Humankind has a biblical mandate to exercise dominion over all creation as God's administrators (Gen. 1:26). As Pope John Paul II pointed out in On Social Concern, this dominion "is not an absolute power nor can one speak of a freedom to 'use and misuse' or to dispose of things as one pleases." Instead we are called to administer wisely so as to foster life and development, and not to destroy the Creator's work. The Lord's Prayer -- with its petition "Thy kingdom come, thy will be done on earth" -- can be a prayer for healing, life, justice, and harmony on earth, brought about by God's power through ourselves as God's instruments or co-creators. Our generation has a moral responsibility for the future, to leave to the next generation something more that a barren, depleted wasteland.
Cosmos as Revelation
Just as Catholic spirituality now finds a revelation of God in our own male or female bodily reality and in our neighbor, especially the poorest, so will we find a revelation of God in the physical universe around us. "Since the creation of the world, invisible realities -- God's eternal power and divinity -- have become visible, recognized through the things he has made" (Rom. 1:20). All dimensions of reality, whether human or non-human, belong to the kingdom of God and manifest the Creator-king. God's kingdom links all reality together in such solidarity that we can hope, with St. Paul, "that creation itself would be set free from slavery to corruption and share in the glorious freedom of the children of God" (Rom. 8:21).
Each created being in its own way reflects and images its Creator. Each was created through the Word that is present to God from the beginning. "Through him all things came into being, and apart from his nothing came to be" (John 1:3). Because of the Word, all creation speaks of God to those who have ears to hear. Humans are the ears and eyes of the cosmos, gifted with the ability to read the magnificent book of creation.
Teachers of spirituality, without slighting the divine transcendence, can awaken people to the presence of God immanent within the cosmos, in trees and flowers, in plants and animals. In this way people will grow in reverence for the cosmos as a place of divine revelation, concealing at the same time as it reveals the divine.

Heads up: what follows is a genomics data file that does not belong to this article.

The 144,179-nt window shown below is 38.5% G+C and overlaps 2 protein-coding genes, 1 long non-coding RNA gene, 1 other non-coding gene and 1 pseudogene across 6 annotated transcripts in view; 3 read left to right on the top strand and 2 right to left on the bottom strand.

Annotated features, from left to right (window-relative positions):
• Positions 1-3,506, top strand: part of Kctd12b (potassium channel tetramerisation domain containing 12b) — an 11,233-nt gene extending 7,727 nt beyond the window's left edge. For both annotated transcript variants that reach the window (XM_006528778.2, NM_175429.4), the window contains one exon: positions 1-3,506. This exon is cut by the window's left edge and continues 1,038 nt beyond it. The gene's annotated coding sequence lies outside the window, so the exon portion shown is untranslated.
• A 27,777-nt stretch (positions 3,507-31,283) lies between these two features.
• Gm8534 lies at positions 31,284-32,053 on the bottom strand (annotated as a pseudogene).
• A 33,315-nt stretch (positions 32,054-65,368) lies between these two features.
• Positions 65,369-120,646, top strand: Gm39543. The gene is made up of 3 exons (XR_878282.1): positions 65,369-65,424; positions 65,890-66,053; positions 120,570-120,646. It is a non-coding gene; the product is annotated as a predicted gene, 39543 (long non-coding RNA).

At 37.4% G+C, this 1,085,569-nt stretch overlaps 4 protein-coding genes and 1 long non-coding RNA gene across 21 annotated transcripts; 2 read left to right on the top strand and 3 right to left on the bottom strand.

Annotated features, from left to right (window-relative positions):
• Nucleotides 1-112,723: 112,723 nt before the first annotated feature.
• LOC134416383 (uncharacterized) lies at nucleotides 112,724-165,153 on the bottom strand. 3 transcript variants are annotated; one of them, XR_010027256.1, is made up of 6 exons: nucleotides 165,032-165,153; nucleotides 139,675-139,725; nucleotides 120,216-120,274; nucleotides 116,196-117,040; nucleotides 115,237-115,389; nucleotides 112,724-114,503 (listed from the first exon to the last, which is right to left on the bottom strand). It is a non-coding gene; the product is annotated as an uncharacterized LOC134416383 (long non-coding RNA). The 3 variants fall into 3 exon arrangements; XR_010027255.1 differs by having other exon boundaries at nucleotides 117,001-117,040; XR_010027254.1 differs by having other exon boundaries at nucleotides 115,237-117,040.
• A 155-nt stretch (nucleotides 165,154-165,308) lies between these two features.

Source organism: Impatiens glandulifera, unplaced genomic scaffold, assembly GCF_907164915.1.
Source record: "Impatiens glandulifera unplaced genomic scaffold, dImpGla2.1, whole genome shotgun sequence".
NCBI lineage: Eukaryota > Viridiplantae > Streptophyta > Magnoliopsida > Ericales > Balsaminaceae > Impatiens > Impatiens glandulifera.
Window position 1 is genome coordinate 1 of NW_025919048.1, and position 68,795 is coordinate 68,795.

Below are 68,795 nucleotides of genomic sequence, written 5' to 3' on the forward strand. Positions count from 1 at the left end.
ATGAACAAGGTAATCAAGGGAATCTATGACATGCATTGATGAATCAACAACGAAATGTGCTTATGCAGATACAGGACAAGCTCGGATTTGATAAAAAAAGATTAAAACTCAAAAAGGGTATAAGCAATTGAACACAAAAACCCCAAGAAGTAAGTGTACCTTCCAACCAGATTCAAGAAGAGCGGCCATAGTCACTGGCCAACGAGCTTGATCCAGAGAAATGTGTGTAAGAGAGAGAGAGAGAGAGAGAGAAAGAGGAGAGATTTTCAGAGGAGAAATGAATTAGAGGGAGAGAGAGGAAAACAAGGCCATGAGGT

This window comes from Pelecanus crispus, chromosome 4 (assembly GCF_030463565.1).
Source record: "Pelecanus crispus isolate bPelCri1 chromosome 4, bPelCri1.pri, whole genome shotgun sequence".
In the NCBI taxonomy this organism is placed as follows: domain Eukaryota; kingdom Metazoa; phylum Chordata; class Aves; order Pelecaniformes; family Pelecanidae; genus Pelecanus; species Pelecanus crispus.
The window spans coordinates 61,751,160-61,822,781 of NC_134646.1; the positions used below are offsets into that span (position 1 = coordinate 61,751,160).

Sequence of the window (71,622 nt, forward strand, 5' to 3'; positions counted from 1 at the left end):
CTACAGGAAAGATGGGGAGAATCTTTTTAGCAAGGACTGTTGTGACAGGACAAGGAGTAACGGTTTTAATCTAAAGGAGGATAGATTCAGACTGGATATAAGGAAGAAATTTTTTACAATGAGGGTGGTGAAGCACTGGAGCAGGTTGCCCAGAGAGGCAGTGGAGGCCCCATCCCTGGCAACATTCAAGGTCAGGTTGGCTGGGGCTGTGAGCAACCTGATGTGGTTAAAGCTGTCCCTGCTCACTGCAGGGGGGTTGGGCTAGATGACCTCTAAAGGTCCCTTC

In the period of theological renewal since Vatican II, the cosmic or ecological dimension of spirituality has not been a priority. Ecology may at first seem foreign to spirituality or theology. It is when we begin to grasp the proportions of our ecological crisis that we sense the underlying spiritual problems. It becomes evident that some of the basic concerns of spirituality -- conversion of heart, respect for life -- are basic to the healing of this injured planet.
At the same time, the love for the earth shown by many environmentalists reminds us that contemplation often springs from an appreciation of beauty and an experience of wonderment. The ecological movement is fighting to preserve a world where a revelation of God's eternal power and divinity can be found. Ecology and spirituality can be allies in a common cause.
Eco-spirituality, as it has been called, is far from being a type of armchair spirituality. For some, eco-spirituality will mean a "mysticism of service." As Albert Fritsch writes, "The mysticism of service is a plunging into the most humble of callings, that of getting one's hands dirty in loving service. This means not a floating in the air, but a working on the earth" (Renew the Face of the Earth, p. 251).
For others it will mean a conversion to a simpler style of living. For still others it may mean a contemplative awareness of the beauty and fragility of our planet, and a sense of solidarity with all living and non-living beings. For all of us, a commitment to eco-spirituality is like the leaven that will slowly raise human consciousness in our post-industrial age. In this way we may be able to transmit a truly human quality of life, both interior and external life, to future generations.
This article was previously published at Spirituality Today and is reprinted with permission.
Charles Cummings, O.C.S.O. is a monk of Holy Trinity Abbey, Huntsville, Utah. He holds a degree in formative spirituality from Duquesne University and is the author of Songs of Freedom, the Psalter as a School of Prayer (1986), Monastic Practices (1986) as well as articles in Review for Religious, Envoy, Studies in Formative Spirituality, and Cistercian Studies. His last article in Spirituality Today was "The Best Place to Live" (Summer, 1986).